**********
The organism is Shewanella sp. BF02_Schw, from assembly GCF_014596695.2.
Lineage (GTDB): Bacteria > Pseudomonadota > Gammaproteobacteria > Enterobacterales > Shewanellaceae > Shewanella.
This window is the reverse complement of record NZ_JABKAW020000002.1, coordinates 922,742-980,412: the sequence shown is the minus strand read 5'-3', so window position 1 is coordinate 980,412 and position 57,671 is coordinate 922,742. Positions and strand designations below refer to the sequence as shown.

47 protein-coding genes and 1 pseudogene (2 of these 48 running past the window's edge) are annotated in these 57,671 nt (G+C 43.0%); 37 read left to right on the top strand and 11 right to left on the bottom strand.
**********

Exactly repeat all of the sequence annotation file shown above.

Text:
The organism is Shewanella sp. BF02_Schw, from assembly GCF_014596695.2.
Lineage (GTDB): Bacteria > Pseudomonadota > Gammaproteobacteria > Enterobacterales > Shewanellaceae > Shewanella.
This window is the reverse complement of record NZ_JABKAW020000002.1, coordinates 922,742-980,412: the sequence shown is the minus strand read 5'-3', so window position 1 is coordinate 980,412 and position 57,671 is coordinate 922,742. Positions and strand designations below refer to the sequence as shown.

47 protein-coding genes and 1 pseudogene (2 of these 48 running past the window's edge) are annotated in these 57,671 nt (G+C 43.0%); 37 read left to right on the top strand and 11 right to left on the bottom strand.